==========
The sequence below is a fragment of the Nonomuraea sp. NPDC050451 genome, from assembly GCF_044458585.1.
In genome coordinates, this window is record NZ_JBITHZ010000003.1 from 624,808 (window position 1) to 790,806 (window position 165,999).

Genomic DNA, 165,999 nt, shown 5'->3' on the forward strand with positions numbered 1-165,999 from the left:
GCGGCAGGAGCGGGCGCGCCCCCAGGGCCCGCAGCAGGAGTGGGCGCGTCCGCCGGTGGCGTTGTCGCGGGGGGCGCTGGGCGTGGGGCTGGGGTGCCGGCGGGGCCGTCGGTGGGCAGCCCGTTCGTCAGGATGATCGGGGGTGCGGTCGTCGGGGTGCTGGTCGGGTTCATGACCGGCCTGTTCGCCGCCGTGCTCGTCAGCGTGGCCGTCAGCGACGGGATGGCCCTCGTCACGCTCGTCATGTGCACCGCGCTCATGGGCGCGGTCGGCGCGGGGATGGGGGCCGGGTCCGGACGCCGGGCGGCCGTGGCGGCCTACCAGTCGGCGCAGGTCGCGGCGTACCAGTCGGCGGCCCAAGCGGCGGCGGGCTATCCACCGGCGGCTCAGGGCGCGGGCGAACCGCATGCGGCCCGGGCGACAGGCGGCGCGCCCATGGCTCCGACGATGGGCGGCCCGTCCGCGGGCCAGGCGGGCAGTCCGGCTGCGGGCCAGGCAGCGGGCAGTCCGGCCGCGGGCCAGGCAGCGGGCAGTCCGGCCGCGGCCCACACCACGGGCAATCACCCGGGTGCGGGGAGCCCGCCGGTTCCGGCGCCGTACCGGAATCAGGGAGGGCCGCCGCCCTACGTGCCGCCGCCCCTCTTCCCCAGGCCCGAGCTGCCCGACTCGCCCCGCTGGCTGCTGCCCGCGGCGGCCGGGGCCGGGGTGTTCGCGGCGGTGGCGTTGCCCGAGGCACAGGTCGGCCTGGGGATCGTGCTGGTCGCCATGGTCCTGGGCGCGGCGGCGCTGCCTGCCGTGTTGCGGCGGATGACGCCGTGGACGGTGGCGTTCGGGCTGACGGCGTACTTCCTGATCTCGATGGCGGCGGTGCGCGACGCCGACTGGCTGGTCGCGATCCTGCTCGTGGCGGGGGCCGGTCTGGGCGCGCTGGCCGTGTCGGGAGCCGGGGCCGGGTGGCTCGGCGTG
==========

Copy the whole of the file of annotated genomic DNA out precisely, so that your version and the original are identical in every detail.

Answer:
The sequence below is a fragment of the Nonomuraea sp. NPDC050451 genome, from assembly GCF_044458585.1.
In genome coordinates, this window is record NZ_JBITHZ010000003.1 from 624,808 (window position 1) to 790,806 (window position 165,999).

Genomic DNA, 165,999 nt, shown 5'->3' on the forward strand with positions numbered 1-165,999 from the left:
GCGGCAGGAGCGGGCGCGCCCCCAGGGCCCGCAGCAGGAGTGGGCGCGTCCGCCGGTGGCGTTGTCGCGGGGGGCGCTGGGCGTGGGGCTGGGGTGCCGGCGGGGCCGTCGGTGGGCAGCCCGTTCGTCAGGATGATCGGGGGTGCGGTCGTCGGGGTGCTGGTCGGGTTCATGACCGGCCTGTTCGCCGCCGTGCTCGTCAGCGTGGCCGTCAGCGACGGGATGGCCCTCGTCACGCTCGTCATGTGCACCGCGCTCATGGGCGCGGTCGGCGCGGGGATGGGGGCCGGGTCCGGACGCCGGGCGGCCGTGGCGGCCTACCAGTCGGCGCAGGTCGCGGCGTACCAGTCGGCGGCCCAAGCGGCGGCGGGCTATCCACCGGCGGCTCAGGGCGCGGGCGAACCGCATGCGGCCCGGGCGACAGGCGGCGCGCCCATGGCTCCGACGATGGGCGGCCCGTCCGCGGGCCAGGCGGGCAGTCCGGCTGCGGGCCAGGCAGCGGGCAGTCCGGCCGCGGGCCAGGCAGCGGGCAGTCCGGCCGCGGCCCACACCACGGGCAATCACCCGGGTGCGGGGAGCCCGCCGGTTCCGGCGCCGTACCGGAATCAGGGAGGGCCGCCGCCCTACGTGCCGCCGCCCCTCTTCCCCAGGCCCGAGCTGCCCGACTCGCCCCGCTGGCTGCTGCCCGCGGCGGCCGGGGCCGGGGTGTTCGCGGCGGTGGCGTTGCCCGAGGCACAGGTCGGCCTGGGGATCGTGCTGGTCGCCATGGTCCTGGGCGCGGCGGCGCTGCCTGCCGTGTTGCGGCGGATGACGCCGTGGACGGTGGCGTTCGGGCTGACGGCGTACTTCCTGATCTCGATGGCGGCGGTGCGCGACGCCGACTGGCTGGTCGCGATCCTGCTCGTGGCGGGGGCCGGTCTGGGCGCGCTGGCCGTGTCGGGAGCCGGGGCCGGGTGGCTCGGCGTG